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Guest Column
The Tampa Museum of Art is getting bigger and better | Column
The museum is adding 14,000 square feet of gallery space to showcase its collections.
Wendy Babcox's “A sun that is the source of all your power,” left, which is one of five cyanotypes in Babcox’s series, Lunar Studies, and “Seven sisters in no particular order” serve as metaphors for empowerment are shown at the Skyway 20/21 exhibition through Oct. 10, 2021, at the Tampa Museum of Art.
Wendy Babcox's “A sun that is the source of all your power,” left, which is one of five cyanotypes in Babcox’s series, Lunar Studies, and “Seven sisters in no particular order” serve as metaphors for empowerment are shown at the Skyway 20/21 exhibition through Oct. 10, 2021, at the Tampa Museum of Art. [ MENGSHIN LIN | Times ]
Published Sep. 9

The late 1960s was a significant period of growth for regional museums in the United States. Widespread interest in the arts and humanities signaled the dawn of a new, culturally vibrant era. Cultural assets in growing cities became important in attracting and supporting widespread economic development and improving quality of life in communities across the country.

Tampa already had a head start in the race to embrace cultural assets as economic building blocks. By the ‘60s, supporters of the arts and humanities in Tampa had been working for many decades building the foundation of what would become the Tampa Museum of Art. Early on the Tampa Arts Institute offered exhibitions and studio art classes, which grew and matured as the Tampa Bay Arts Center — and finally, in 1979, after almost 60 years, the newly chartered Tampa Museum of Art (TMA) emerged as a full-fledged regional museum.

Michael A. Tomor
Michael A. Tomor [ Provided ]

From the start, the TMA Board of Trustees decided that building a permanent collection would be intentional and strategic. Focusing originally on antiquities was a direct offshoot of a generous bequest of classically inspired works by famed Art Deco artist and sculptor C. Paul Jennewein. Using that as a springboard, the board of the Tampa Museum of Art took on the ambitious task of building a collection that could be used to enhance learning opportunities outside the walls of a traditional school.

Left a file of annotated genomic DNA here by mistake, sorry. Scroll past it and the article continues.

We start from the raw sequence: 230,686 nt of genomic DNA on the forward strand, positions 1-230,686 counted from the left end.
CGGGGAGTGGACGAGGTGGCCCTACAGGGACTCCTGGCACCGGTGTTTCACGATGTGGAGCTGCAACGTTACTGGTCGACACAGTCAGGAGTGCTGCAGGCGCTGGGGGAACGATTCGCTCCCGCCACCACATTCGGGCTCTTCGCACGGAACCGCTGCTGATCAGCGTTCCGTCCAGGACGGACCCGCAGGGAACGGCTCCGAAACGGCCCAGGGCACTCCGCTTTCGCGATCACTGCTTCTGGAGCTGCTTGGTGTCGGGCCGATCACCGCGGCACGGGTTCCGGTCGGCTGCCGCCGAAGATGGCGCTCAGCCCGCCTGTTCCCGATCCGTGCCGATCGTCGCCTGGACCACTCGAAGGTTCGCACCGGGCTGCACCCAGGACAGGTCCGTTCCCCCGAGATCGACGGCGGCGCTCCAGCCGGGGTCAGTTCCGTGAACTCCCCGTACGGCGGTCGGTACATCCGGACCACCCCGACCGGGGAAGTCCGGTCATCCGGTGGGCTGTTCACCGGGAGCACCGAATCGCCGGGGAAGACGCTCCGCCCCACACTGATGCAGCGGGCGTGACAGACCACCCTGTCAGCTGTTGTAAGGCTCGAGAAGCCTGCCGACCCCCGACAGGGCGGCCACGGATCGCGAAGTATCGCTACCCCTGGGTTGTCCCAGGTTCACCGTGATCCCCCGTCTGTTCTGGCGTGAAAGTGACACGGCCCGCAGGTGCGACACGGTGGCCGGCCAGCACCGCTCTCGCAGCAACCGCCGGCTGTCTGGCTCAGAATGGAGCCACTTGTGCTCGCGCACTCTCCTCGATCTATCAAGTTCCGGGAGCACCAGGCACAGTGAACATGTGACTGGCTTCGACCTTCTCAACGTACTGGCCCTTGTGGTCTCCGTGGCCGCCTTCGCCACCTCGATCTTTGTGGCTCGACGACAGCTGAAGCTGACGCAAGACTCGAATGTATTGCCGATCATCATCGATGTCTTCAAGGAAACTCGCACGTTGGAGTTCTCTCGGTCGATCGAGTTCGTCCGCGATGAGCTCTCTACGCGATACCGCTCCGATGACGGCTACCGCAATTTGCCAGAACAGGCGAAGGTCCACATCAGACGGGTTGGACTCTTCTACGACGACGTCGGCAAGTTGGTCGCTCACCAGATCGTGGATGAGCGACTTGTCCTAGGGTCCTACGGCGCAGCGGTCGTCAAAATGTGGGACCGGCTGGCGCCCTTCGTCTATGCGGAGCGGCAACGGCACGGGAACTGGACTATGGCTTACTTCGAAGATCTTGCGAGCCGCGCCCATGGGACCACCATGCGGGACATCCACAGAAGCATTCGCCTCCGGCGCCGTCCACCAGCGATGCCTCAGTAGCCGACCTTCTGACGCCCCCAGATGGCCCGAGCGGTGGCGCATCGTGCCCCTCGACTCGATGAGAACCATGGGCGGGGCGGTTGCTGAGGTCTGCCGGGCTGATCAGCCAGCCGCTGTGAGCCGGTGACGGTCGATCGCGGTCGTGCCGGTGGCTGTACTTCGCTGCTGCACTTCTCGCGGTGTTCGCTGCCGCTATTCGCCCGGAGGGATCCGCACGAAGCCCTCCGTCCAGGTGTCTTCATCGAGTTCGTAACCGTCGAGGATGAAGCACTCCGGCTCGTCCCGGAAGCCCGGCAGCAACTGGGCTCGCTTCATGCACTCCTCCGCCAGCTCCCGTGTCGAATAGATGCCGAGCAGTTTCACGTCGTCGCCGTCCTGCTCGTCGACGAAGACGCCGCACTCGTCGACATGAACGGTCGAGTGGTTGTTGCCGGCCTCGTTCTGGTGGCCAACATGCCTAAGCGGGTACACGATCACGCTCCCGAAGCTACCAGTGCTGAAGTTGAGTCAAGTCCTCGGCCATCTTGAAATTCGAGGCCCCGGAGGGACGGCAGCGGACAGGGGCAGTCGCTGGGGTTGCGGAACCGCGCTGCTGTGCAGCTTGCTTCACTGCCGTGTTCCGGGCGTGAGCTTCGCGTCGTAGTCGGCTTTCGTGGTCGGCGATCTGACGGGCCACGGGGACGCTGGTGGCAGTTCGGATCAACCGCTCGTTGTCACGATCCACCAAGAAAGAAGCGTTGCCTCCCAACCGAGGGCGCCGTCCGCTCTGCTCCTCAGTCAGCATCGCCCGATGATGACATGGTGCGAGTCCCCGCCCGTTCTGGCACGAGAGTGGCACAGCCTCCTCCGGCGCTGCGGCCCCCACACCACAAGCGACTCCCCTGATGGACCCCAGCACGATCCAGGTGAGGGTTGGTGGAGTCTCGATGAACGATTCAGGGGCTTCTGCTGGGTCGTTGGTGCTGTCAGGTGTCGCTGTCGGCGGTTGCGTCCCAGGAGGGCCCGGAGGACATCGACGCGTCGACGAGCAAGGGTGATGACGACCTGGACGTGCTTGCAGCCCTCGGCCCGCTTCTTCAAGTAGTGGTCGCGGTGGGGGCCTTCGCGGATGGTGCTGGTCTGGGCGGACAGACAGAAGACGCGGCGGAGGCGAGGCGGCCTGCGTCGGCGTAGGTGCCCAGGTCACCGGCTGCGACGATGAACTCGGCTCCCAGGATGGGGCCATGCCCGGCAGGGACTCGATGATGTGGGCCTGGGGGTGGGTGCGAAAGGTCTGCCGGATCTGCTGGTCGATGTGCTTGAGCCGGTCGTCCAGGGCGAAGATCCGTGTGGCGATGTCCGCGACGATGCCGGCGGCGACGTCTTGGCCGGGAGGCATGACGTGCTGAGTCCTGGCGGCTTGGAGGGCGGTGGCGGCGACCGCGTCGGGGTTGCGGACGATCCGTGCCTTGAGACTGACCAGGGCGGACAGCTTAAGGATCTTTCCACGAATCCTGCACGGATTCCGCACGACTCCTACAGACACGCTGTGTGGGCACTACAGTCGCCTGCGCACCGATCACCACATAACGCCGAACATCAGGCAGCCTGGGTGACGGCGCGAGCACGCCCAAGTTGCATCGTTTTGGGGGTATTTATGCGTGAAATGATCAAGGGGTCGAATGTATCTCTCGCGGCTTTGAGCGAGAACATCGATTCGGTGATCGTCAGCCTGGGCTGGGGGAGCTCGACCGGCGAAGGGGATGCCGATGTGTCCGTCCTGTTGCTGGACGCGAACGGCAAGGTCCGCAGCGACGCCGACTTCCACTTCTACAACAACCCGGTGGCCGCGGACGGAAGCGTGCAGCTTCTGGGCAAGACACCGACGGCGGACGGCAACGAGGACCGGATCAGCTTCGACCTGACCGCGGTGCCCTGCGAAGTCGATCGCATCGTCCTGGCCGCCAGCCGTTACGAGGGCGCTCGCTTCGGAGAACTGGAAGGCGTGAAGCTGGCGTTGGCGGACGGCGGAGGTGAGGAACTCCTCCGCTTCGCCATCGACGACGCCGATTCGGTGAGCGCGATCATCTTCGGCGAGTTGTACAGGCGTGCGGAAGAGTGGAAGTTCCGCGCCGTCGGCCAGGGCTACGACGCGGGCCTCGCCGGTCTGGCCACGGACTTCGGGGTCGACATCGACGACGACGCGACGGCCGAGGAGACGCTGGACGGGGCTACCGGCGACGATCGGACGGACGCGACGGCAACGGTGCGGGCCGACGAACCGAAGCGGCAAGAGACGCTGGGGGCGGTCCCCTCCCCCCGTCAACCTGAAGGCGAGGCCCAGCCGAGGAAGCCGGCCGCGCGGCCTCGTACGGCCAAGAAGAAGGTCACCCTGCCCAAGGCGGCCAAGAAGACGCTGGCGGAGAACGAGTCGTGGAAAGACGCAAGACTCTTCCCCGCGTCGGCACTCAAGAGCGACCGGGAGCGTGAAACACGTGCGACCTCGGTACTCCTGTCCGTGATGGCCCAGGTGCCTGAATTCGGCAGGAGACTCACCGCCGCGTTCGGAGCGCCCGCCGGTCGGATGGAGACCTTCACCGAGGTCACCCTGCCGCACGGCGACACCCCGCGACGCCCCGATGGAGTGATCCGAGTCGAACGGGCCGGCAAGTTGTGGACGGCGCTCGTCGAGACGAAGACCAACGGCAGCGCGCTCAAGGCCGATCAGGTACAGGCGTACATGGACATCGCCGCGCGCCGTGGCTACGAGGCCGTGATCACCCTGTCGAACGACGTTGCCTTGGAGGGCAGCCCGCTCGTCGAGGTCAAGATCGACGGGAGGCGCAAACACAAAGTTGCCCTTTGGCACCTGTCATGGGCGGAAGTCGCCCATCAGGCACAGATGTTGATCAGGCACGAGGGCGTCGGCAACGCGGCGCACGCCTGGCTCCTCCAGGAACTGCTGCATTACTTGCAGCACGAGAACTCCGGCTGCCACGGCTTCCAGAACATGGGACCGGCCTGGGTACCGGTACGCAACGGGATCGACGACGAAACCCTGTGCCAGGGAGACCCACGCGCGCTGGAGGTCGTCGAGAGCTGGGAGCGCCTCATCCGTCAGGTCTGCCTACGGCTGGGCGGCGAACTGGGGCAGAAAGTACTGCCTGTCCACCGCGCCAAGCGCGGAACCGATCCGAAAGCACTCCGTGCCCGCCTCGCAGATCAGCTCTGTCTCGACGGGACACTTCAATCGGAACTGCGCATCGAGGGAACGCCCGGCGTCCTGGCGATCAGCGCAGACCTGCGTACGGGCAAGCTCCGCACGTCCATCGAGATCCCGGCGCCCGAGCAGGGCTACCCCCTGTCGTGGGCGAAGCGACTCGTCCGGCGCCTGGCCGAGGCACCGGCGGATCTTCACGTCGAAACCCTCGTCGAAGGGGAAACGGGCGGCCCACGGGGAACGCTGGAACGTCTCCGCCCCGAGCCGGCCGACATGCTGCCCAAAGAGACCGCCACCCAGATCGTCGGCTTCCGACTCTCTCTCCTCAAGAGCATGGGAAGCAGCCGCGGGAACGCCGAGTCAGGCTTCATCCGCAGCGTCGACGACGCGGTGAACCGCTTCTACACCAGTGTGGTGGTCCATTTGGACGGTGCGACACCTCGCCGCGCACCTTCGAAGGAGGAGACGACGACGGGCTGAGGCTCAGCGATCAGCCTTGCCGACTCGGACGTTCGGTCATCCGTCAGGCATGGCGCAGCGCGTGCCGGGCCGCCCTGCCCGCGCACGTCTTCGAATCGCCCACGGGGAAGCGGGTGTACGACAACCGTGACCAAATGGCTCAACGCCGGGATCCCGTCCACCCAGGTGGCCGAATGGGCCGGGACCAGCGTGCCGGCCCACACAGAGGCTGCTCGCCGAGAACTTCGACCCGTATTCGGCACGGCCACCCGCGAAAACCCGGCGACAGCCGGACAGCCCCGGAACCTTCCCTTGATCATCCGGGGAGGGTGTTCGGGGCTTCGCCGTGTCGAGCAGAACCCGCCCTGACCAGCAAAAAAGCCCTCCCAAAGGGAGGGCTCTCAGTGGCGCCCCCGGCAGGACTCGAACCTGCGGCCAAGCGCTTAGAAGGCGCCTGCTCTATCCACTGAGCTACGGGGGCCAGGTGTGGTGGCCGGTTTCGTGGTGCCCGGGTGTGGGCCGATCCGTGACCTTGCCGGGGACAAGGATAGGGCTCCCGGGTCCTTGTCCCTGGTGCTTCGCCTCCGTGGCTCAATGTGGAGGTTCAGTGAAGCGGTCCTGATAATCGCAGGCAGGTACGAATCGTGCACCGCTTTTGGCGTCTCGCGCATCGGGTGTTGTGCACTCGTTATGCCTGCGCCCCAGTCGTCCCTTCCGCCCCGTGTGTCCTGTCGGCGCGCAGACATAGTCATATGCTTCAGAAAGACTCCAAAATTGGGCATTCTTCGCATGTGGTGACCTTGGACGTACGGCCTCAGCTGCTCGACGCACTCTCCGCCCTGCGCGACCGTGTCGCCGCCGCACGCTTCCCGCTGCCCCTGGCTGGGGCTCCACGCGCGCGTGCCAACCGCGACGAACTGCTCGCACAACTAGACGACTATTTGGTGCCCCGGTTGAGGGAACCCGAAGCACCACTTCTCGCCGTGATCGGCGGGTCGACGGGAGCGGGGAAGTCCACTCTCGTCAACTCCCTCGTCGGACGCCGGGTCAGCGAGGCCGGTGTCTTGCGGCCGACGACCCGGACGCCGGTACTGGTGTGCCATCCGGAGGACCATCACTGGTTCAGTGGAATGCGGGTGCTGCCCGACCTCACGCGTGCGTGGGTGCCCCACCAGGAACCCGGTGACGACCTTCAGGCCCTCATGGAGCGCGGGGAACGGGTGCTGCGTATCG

When the important Joseph Veach Noble Collection of ancient art and sculpture was auctioned in 1986, the Tampa Museum of Art purchased it for $1 million with the generous outpouring of financial support from community residents and museum members plus the City of Tampa, Hillsborough County and the state — for the benefit of residents around Tampa Bay so they would to better understand the classics, mythology and western civilization during the reign of the Greek and Roman empires. Today, TMA’s collection of classical antiquities is recognized as the most significant collection of ancient art among the ten states across the southeast United States.

TMA’s permanent collection now numbers more than 8,400 works of art spanning 2,500 years of world culture, only a fraction of which has been exhibited. But all that is about to change!

With major museum renovations underway, TMA will add 14,000 square feet of gallery space. The TMA Board is very excited about what the museum will finally be able to bring to the public.

In addition to classical art and antiquities, the museum’s collection includes important 19th century photography and 20th century works on paper, oil paintings and sculpture. The modern collection alone numbers more than 1,000 works including some of the great European Modernists such as Pablo Picasso, Paul Cezanne, Marc Chagall, Honoré Daumier, and Edouard Manet, Mexican Modernists Diego Rivera and American Modernists such as Mary Cassatt and Winslow Homer. Recent purchases of contemporary monumental sculptures reflect a new commitment to build a collection of three-dimensional works to be featured inside and outside the walls of the museum.

During the 21st century, TMA’s permanent collections have also diversified with significant gifts and purchases of paintings representing the works of African-American artists Alma Thomas and self-taught painter Purvis Young along with Latin talents such as Venezuelan artist Oswaldo Vigas, Cuban artists Maria Martinez-Canas and Mabel Poblet.

Having recently celebrated our 100th anniversary in 2020 and looking to the next 100 years, the Tampa Museum of Art continues to explore ways to better educate, research and program topics of general and specific interest across all sectors of our demographics by building, exhibiting, and housing one of our community’s most valuable assets: Art!

Michael A. Tomor is the Penny and Jeff Vinik Executive Director of the Tampa Museum of Art.